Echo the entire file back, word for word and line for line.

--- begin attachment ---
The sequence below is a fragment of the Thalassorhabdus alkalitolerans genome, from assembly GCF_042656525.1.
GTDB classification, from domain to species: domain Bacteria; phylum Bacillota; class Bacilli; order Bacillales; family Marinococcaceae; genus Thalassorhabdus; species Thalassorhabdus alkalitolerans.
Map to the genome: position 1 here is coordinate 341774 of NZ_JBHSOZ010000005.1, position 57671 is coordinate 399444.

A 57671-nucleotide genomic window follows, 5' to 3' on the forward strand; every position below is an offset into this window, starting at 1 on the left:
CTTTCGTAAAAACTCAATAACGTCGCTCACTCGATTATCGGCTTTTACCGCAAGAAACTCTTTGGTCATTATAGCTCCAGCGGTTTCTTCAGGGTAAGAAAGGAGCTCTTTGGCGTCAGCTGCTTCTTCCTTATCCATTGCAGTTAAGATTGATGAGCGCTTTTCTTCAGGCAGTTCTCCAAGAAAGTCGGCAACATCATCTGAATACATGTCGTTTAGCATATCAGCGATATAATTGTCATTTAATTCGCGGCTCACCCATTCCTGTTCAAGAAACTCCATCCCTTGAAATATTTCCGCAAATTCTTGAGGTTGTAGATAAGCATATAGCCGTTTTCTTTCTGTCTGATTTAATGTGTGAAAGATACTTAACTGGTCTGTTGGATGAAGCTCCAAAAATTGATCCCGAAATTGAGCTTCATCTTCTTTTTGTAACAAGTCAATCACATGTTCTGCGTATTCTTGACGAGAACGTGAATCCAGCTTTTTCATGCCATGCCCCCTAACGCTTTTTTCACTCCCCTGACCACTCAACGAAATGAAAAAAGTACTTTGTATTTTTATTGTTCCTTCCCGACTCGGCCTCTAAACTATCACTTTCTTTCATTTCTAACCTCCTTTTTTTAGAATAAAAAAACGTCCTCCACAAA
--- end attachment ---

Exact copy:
The sequence below is a fragment of the Thalassorhabdus alkalitolerans genome, from assembly GCF_042656525.1.
GTDB classification, from domain to species: domain Bacteria; phylum Bacillota; class Bacilli; order Bacillales; family Marinococcaceae; genus Thalassorhabdus; species Thalassorhabdus alkalitolerans.
Map to the genome: position 1 here is coordinate 341774 of NZ_JBHSOZ010000005.1, position 57671 is coordinate 399444.

A 57671-nucleotide genomic window follows, 5' to 3' on the forward strand; every position below is an offset into this window, starting at 1 on the left:
CTTTCGTAAAAACTCAATAACGTCGCTCACTCGATTATCGGCTTTTACCGCAAGAAACTCTTTGGTCATTATAGCTCCAGCGGTTTCTTCAGGGTAAGAAAGGAGCTCTTTGGCGTCAGCTGCTTCTTCCTTATCCATTGCAGTTAAGATTGATGAGCGCTTTTCTTCAGGCAGTTCTCCAAGAAAGTCGGCAACATCATCTGAATACATGTCGTTTAGCATATCAGCGATATAATTGTCATTTAATTCGCGGCTCACCCATTCCTGTTCAAGAAACTCCATCCCTTGAAATATTTCCGCAAATTCTTGAGGTTGTAGATAAGCATATAGCCGTTTTCTTTCTGTCTGATTTAATGTGTGAAAGATACTTAACTGGTCTGTTGGATGAAGCTCCAAAAATTGATCCCGAAATTGAGCTTCATCTTCTTTTTGTAACAAGTCAATCACATGTTCTGCGTATTCTTGACGAGAACGTGAATCCAGCTTTTTCATGCCATGCCCCCTAACGCTTTTTTCACTCCCCTGACCACTCAACGAAATGAAAAAAGTACTTTGTATTTTTATTGTTCCTTCCCGACTCGGCCTCTAAACTATCACTTTCTTTCATTTCTAACCTCCTTTTTTTAGAATAAAAAAACGTCCTCCACAAA